The first paper on energy balance modelling of Lirung is now available online (open access):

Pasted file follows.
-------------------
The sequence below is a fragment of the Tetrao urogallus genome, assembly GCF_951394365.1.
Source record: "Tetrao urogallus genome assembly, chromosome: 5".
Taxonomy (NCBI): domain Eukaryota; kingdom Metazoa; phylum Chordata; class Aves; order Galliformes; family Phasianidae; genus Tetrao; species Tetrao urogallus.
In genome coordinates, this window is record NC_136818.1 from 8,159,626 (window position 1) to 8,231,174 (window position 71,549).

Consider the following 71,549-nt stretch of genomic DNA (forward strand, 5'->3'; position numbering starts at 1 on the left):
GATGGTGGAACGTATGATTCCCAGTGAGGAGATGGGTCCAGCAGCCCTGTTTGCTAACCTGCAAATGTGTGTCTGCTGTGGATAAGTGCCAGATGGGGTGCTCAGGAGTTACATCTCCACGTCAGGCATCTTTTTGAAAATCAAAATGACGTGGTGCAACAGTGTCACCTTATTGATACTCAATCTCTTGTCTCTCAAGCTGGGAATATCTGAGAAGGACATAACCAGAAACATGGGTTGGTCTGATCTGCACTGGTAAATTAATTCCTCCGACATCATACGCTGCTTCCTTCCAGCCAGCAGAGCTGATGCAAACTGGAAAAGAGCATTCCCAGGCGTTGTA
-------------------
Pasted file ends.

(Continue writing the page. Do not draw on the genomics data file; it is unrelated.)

Steiner, J. F., Pellicciotti, F., Buri, P., Miles, E. S., Immerzeel, W. W., Reid, T. D., & Steiner, C. J. F. (2015). Modelling ice-cliff backwasting on a debris-covered glacier in the Nepalese Himalaya. Journal of Glaciology, (1998), 889–907. doi:10.3189/2015JoG14J194AbstractIce cliffs have been identified as a reason for higher ablation rates on debris-covered glaciers than are implied by the insulation effects of the debris. This study aims to improve our understanding of cliff backwasting, and the role of radiative fluxes in particular. An energy-balance model is forced with new data gathered in May and October 2013 on Lirung Glacier, Nepalese Himalaya. Observations show substantial variability in melt between cliffs, between locations on any cliff and between seasons. Using a high-resolution digital elevation model we calculate longwave fluxes incident to the cliff from surrounding terrain and include the effect of local shading on shortwave radiation. This is an advance over previous studies, that made simplified assumptions on cliff geometry and radiative fluxes. Measured melt rates varied between 3.25 and 8.6 cm d–1 in May and 0.18 and 1.34 cm d–1 in October. Model results reproduce the strong variability in space and time, suggesting considerable differences in radiative fluxes over one cliff. In October the model fails to reproduce stake readings, probably due to the lack of a refreezing component. Disregarding local topography can lead to overestimation of melt at the point scale by up to ~9%.